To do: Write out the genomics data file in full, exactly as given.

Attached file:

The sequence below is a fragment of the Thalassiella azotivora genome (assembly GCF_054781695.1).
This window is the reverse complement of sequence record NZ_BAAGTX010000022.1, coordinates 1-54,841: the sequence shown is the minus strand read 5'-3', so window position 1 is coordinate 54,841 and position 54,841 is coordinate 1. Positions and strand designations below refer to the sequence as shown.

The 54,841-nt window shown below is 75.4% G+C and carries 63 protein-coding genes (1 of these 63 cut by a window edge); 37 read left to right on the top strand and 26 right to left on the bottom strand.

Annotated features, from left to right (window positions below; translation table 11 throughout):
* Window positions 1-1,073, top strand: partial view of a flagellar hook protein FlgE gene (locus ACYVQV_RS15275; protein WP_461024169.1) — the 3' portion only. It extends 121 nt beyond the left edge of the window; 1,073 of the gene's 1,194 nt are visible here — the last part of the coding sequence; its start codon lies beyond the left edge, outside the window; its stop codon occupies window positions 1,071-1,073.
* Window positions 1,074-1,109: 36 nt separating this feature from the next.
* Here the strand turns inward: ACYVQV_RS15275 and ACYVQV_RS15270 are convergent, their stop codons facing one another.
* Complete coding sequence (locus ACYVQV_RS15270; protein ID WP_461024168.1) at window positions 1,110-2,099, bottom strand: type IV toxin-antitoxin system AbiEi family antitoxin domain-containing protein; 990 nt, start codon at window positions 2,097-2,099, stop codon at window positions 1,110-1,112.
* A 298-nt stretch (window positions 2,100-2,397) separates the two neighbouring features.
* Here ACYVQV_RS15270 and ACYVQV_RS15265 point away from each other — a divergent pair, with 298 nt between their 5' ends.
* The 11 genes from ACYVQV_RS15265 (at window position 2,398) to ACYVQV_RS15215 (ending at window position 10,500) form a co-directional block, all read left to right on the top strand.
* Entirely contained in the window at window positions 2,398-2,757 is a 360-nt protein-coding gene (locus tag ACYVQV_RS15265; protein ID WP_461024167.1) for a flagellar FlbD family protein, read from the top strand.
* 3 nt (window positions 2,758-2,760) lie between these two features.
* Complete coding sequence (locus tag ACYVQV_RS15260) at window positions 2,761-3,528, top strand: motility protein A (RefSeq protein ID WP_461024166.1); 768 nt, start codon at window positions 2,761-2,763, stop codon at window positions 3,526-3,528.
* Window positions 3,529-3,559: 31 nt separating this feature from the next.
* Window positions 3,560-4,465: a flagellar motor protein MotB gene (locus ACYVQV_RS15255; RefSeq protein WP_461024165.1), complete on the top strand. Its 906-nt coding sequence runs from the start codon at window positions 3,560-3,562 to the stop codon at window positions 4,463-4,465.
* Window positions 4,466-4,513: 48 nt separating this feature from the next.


The sequence below is a fragment of the Thalassiella azotivora genome (assembly GCF_054781695.1).
This window is the reverse complement of sequence record NZ_BAAGTX010000022.1, coordinates 1-54,841: the sequence shown is the minus strand read 5'-3', so window position 1 is coordinate 54,841 and position 54,841 is coordinate 1. Positions and strand designations below refer to the sequence as shown.

The 54,841-nt window shown below is 75.4% G+C and carries 63 protein-coding genes (1 of these 63 cut by a window edge); 37 read left to right on the top strand and 26 right to left on the bottom strand.

Annotated features, from left to right (window positions below; translation table 11 throughout):
* Window positions 1-1,073, top strand: partial view of a flagellar hook protein FlgE gene (locus ACYVQV_RS15275; protein WP_461024169.1) — the 3' portion only. It extends 121 nt beyond the left edge of the window; 1,073 of the gene's 1,194 nt are visible here — the last part of the coding sequence; its start codon lies beyond the left edge, outside the window; its stop codon occupies window positions 1,071-1,073.
* Window positions 1,074-1,109: 36 nt separating this feature from the next.
* Here the strand turns inward: ACYVQV_RS15275 and ACYVQV_RS15270 are convergent, their stop codons facing one another.
* Complete coding sequence (locus ACYVQV_RS15270; protein ID WP_461024168.1) at window positions 1,110-2,099, bottom strand: type IV toxin-antitoxin system AbiEi family antitoxin domain-containing protein; 990 nt, start codon at window positions 2,097-2,099, stop codon at window positions 1,110-1,112.
* A 298-nt stretch (window positions 2,100-2,397) separates the two neighbouring features.
* Here ACYVQV_RS15270 and ACYVQV_RS15265 point away from each other — a divergent pair, with 298 nt between their 5' ends.
* The 11 genes from ACYVQV_RS15265 (at window position 2,398) to ACYVQV_RS15215 (ending at window position 10,500) form a co-directional block, all read left to right on the top strand.
* Entirely contained in the window at window positions 2,398-2,757 is a 360-nt protein-coding gene (locus tag ACYVQV_RS15265; protein ID WP_461024167.1) for a flagellar FlbD family protein, read from the top strand.
* 3 nt (window positions 2,758-2,760) lie between these two features.
* Complete coding sequence (locus tag ACYVQV_RS15260) at window positions 2,761-3,528, top strand: motility protein A (RefSeq protein ID WP_461024166.1); 768 nt, start codon at window positions 2,761-2,763, stop codon at window positions 3,526-3,528.
* Window positions 3,529-3,559: 31 nt separating this feature from the next.
* Window positions 3,560-4,465: a flagellar motor protein MotB gene (locus ACYVQV_RS15255; RefSeq protein WP_461024165.1), complete on the top strand. Its 906-nt coding sequence runs from the start codon at window positions 3,560-3,562 to the stop codon at window positions 4,463-4,465.
* Window positions 4,466-4,513: 48 nt separating this feature from the next.